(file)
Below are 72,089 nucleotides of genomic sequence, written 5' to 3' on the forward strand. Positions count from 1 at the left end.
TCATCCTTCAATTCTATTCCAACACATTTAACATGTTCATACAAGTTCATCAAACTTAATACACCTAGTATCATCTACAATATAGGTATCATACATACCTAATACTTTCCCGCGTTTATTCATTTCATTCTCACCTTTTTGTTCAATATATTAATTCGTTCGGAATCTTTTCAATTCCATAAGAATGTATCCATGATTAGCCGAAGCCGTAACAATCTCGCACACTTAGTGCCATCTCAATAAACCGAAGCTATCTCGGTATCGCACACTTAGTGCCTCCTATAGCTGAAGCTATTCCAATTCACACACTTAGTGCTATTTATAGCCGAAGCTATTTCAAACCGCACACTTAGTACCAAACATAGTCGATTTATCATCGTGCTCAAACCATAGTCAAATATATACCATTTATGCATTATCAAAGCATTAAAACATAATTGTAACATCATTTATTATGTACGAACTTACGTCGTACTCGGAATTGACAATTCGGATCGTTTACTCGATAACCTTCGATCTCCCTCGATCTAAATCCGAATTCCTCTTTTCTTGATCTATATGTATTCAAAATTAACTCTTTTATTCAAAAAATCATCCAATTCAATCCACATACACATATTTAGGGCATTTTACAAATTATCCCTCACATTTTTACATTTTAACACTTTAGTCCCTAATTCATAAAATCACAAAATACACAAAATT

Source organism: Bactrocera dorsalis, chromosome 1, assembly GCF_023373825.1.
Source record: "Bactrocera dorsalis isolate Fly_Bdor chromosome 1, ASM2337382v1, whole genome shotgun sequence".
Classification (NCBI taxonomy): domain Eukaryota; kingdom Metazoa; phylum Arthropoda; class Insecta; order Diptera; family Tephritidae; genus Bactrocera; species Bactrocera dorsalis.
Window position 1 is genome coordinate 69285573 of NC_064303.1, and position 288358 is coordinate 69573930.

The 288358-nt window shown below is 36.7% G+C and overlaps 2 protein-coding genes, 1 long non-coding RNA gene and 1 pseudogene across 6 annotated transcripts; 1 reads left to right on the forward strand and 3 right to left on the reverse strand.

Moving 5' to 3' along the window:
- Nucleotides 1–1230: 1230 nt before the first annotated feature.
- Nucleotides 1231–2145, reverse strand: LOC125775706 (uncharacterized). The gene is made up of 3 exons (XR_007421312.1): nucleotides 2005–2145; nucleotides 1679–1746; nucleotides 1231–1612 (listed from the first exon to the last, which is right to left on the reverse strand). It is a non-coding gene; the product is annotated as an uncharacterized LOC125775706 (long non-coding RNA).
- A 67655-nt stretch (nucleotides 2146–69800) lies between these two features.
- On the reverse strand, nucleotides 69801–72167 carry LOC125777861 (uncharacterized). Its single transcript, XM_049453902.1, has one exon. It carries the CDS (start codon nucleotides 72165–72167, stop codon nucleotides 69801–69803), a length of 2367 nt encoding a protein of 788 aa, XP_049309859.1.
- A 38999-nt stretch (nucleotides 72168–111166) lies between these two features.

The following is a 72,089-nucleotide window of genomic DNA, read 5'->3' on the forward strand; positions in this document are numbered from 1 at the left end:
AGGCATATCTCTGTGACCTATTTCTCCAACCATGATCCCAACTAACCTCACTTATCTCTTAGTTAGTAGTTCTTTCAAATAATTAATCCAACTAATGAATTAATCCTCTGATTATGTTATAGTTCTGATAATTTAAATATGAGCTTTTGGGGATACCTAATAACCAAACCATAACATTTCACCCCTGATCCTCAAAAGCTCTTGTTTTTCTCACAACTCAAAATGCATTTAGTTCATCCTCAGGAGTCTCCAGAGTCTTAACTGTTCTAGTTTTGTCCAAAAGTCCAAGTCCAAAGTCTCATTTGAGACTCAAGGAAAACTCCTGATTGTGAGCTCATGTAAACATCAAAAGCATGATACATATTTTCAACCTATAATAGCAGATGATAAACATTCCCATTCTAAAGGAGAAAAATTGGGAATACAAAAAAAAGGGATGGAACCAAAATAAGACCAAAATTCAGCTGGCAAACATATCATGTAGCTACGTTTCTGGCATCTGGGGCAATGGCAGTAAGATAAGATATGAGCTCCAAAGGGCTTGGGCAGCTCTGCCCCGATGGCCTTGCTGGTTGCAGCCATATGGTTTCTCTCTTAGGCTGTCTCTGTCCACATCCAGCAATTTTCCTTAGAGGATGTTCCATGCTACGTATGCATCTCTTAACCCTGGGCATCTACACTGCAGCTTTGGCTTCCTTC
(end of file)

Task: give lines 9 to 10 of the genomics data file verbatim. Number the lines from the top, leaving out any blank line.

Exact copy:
- Nucleotides 1–1230: 1230 nt before the first annotated feature.
- Nucleotides 1231–2145, reverse strand: LOC125775706 (uncharacterized). The gene is made up of 3 exons (XR_007421312.1): nucleotides 2005–2145; nucleotides 1679–1746; nucleotides 1231–1612 (listed from the first exon to the last, which is right to left on the reverse strand). It is a non-coding gene; the product is annotated as an uncharacterized LOC125775706 (long non-coding RNA).